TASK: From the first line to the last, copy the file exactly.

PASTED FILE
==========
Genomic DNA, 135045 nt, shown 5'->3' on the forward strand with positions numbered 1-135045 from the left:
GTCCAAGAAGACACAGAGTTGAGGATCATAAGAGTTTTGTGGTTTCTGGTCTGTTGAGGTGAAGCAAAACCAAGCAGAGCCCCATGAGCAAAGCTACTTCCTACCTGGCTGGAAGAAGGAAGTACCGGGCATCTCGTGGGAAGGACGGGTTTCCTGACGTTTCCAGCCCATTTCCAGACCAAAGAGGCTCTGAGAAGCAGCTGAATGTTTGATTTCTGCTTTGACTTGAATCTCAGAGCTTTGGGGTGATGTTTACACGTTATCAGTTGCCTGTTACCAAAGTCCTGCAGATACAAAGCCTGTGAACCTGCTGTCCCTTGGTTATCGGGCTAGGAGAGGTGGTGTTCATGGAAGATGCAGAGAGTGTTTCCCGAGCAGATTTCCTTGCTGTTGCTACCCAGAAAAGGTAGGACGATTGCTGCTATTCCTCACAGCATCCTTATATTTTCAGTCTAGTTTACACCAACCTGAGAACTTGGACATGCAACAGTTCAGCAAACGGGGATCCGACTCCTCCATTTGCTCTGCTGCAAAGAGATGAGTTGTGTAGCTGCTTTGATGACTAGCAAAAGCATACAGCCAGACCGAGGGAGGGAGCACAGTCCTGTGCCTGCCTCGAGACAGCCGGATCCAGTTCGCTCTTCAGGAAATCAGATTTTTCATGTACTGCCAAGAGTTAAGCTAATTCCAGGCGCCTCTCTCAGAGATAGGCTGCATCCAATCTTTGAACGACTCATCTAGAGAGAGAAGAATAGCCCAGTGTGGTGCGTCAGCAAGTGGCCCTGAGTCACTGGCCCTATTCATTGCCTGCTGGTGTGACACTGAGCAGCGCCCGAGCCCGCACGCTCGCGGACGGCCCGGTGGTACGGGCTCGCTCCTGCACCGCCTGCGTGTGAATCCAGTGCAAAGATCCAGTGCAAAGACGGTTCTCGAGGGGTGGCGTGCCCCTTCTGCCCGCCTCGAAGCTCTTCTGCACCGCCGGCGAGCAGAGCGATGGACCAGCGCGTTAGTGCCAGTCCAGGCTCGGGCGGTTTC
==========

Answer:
Genomic DNA, 135045 nt, shown 5'->3' on the forward strand with positions numbered 1-135045 from the left:
GTCCAAGAAGACACAGAGTTGAGGATCATAAGAGTTTTGTGGTTTCTGGTCTGTTGAGGTGAAGCAAAACCAAGCAGAGCCCCATGAGCAAAGCTACTTCCTACCTGGCTGGAAGAAGGAAGTACCGGGCATCTCGTGGGAAGGACGGGTTTCCTGACGTTTCCAGCCCATTTCCAGACCAAAGAGGCTCTGAGAAGCAGCTGAATGTTTGATTTCTGCTTTGACTTGAATCTCAGAGCTTTGGGGTGATGTTTACACGTTATCAGTTGCCTGTTACCAAAGTCCTGCAGATACAAAGCCTGTGAACCTGCTGTCCCTTGGTTATCGGGCTAGGAGAGGTGGTGTTCATGGAAGATGCAGAGAGTGTTTCCCGAGCAGATTTCCTTGCTGTTGCTACCCAGAAAAGGTAGGACGATTGCTGCTATTCCTCACAGCATCCTTATATTTTCAGTCTAGTTTACACCAACCTGAGAACTTGGACATGCAACAGTTCAGCAAACGGGGATCCGACTCCTCCATTTGCTCTGCTGCAAAGAGATGAGTTGTGTAGCTGCTTTGATGACTAGCAAAAGCATACAGCCAGACCGAGGGAGGGAGCACAGTCCTGTGCCTGCCTCGAGACAGCCGGATCCAGTTCGCTCTTCAGGAAATCAGATTTTTCATGTACTGCCAAGAGTTAAGCTAATTCCAGGCGCCTCTCTCAGAGATAGGCTGCATCCAATCTTTGAACGACTCATCTAGAGAGAGAAGAATAGCCCAGTGTGGTGCGTCAGCAAGTGGCCCTGAGTCACTGGCCCTATTCATTGCCTGCTGGTGTGACACTGAGCAGCGCCCGAGCCCGCACGCTCGCGGACGGCCCGGTGGTACGGGCTCGCTCCTGCACCGCCTGCGTGTGAATCCAGTGCAAAGATCCAGTGCAAAGACGGTTCTCGAGGGGTGGCGTGCCCCTTCTGCCCGCCTCGAAGCTCTTCTGCACCGCCGGCGAGCAGAGCGATGGACCAGCGCGTTAGTGCCAGTCCAGGCTCGGGCGGTTTC